The jury heard that Mr Bergin’s final statement provided to the investigation team came about after a six month process involving 20 drafts going back and forth internally within EY and their lawyers.
A lead investigator into allegations of crimes by former Anglo Irish Bank chairman Sean FitzPatrick has admitted shredding documents that he should not have shredded.
On day 71 of the trial in Dublin Circuit Criminal Court, Bernard Condon SC, defending, continued his cross-examination of Kevin O’Connell, a legal advisor with the ODCE who dealt with witnesses from EY, Anglo’s auditors from 2002 to 2008.
Mr O’Connell was answering questions about the ODCE’s process of drafting witness statements in consultation with witnesses and their lawyers. He agreed that during the first trial of Mr FitzPatrick in April 2015 ‘a bright light was shone’ on this process and it was revealed to be ‘sub-optimal’.
The witness said since then the ODCE changed their practice so that witnesses in criminal investigations are now only interviewed by gardaí.
He said that this process of the ODCE engaging with witnesses and lawyers was alleviated by the extensive recording, describing ‘an unusually detailed chronicle as to what was going on’.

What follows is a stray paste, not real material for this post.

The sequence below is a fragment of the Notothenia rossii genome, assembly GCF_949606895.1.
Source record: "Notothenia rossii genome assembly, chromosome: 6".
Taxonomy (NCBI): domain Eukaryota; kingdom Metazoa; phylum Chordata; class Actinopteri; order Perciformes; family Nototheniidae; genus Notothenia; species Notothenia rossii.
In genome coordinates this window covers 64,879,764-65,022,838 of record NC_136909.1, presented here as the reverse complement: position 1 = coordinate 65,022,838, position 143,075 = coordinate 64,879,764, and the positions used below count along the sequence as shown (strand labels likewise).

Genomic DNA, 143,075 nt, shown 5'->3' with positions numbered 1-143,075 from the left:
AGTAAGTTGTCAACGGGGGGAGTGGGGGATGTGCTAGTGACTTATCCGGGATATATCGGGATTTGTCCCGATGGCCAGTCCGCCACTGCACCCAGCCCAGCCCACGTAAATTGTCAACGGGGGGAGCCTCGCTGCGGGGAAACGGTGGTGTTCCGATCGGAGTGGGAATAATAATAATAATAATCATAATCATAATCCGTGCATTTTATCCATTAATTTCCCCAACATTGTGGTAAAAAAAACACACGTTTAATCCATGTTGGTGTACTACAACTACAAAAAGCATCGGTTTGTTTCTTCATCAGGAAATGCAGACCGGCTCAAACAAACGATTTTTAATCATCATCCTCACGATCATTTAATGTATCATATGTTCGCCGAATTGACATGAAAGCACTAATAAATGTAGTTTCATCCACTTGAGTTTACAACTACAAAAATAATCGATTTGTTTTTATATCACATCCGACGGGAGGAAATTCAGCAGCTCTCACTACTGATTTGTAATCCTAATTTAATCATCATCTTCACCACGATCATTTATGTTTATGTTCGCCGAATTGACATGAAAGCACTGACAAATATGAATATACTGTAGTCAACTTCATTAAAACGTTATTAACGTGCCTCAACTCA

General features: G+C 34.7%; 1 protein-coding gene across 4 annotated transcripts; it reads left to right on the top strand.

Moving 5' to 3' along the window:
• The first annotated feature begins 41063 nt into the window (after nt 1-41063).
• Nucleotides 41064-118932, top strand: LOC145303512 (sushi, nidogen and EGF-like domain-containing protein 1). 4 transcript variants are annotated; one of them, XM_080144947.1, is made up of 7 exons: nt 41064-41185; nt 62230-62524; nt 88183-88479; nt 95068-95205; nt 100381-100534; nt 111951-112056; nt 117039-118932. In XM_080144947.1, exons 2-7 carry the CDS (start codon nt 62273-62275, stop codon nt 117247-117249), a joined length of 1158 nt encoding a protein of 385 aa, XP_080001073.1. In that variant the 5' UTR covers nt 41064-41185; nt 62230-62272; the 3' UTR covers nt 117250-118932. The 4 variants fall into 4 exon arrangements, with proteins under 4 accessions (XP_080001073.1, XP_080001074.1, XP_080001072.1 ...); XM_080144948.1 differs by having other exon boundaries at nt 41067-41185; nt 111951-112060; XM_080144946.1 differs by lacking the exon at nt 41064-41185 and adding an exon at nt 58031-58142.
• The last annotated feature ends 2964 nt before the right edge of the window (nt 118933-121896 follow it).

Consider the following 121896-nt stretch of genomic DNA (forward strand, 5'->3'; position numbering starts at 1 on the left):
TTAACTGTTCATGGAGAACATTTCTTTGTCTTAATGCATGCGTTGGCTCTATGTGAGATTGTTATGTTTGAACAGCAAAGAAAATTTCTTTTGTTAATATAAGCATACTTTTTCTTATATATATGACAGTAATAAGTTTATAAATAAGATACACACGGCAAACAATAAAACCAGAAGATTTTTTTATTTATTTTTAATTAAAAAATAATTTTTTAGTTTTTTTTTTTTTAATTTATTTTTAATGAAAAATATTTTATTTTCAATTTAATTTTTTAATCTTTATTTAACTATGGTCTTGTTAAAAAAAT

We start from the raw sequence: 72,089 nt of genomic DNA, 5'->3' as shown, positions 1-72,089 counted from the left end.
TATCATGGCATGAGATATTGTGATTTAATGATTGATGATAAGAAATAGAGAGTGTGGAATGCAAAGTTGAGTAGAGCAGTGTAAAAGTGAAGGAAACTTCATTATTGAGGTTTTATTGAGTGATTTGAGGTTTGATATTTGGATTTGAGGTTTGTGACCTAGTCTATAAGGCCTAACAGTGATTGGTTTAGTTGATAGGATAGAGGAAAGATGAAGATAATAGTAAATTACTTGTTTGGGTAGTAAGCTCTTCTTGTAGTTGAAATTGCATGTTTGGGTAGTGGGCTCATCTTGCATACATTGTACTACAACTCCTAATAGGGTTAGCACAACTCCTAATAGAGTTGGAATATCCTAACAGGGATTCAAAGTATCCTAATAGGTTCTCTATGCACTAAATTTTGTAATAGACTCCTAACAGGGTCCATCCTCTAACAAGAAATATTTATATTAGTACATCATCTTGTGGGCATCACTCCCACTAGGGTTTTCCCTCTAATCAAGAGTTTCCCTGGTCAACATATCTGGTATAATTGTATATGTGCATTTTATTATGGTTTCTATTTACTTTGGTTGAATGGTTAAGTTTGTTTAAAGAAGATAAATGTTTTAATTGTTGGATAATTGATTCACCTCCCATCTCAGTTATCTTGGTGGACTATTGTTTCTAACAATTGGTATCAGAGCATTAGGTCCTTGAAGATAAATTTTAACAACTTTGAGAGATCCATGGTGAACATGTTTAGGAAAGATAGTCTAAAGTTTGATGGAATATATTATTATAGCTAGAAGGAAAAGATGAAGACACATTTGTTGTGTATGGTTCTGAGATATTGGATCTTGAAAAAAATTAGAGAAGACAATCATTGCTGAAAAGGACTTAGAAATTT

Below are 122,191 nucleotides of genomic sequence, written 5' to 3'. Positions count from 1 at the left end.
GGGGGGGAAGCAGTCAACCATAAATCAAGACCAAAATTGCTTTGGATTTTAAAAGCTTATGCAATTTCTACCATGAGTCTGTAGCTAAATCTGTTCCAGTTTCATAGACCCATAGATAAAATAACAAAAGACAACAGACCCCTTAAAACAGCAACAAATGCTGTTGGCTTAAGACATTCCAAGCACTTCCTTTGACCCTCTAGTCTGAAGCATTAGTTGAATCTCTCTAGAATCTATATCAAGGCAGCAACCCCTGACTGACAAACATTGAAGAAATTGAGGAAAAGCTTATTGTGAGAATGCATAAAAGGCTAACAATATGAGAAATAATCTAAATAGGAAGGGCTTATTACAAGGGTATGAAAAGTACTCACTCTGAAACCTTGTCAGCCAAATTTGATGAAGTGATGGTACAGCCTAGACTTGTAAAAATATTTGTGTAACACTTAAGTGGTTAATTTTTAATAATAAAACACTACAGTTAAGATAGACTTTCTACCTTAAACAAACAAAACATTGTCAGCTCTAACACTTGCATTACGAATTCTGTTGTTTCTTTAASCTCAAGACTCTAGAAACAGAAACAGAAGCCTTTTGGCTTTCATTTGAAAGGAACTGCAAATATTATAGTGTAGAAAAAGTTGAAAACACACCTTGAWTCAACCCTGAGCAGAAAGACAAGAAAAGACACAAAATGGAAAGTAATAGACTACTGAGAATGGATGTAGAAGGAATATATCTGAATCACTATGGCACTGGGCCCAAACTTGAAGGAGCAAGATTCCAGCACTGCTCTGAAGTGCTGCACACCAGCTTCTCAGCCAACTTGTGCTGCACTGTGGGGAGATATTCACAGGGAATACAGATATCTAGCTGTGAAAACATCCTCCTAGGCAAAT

Mr Condon put it to the witness that this only went as far as where documents still existed and not where documents may have been shredded.
Mr O’Connell then told the jury that he had in fact shredded what he said were ‘a tiny proportion of documents’ at a latter stage.
‘At a latter stage I made a calamitous error. I shredded a small number of documents which I ought not to have shredded,’ he said. He agreed that they were shredded just after he had been cross-examined by Mr Condon in April 2015.
‘It was a time of enormous pressure. I made a dreadful mistake which thereafter I acknowledged and admitted,’ the witness said. He said they related to notes from conversations he had with A&L Goodbody, the lawyers for EY.
The trial continues before Judge John Aylmer and a jury.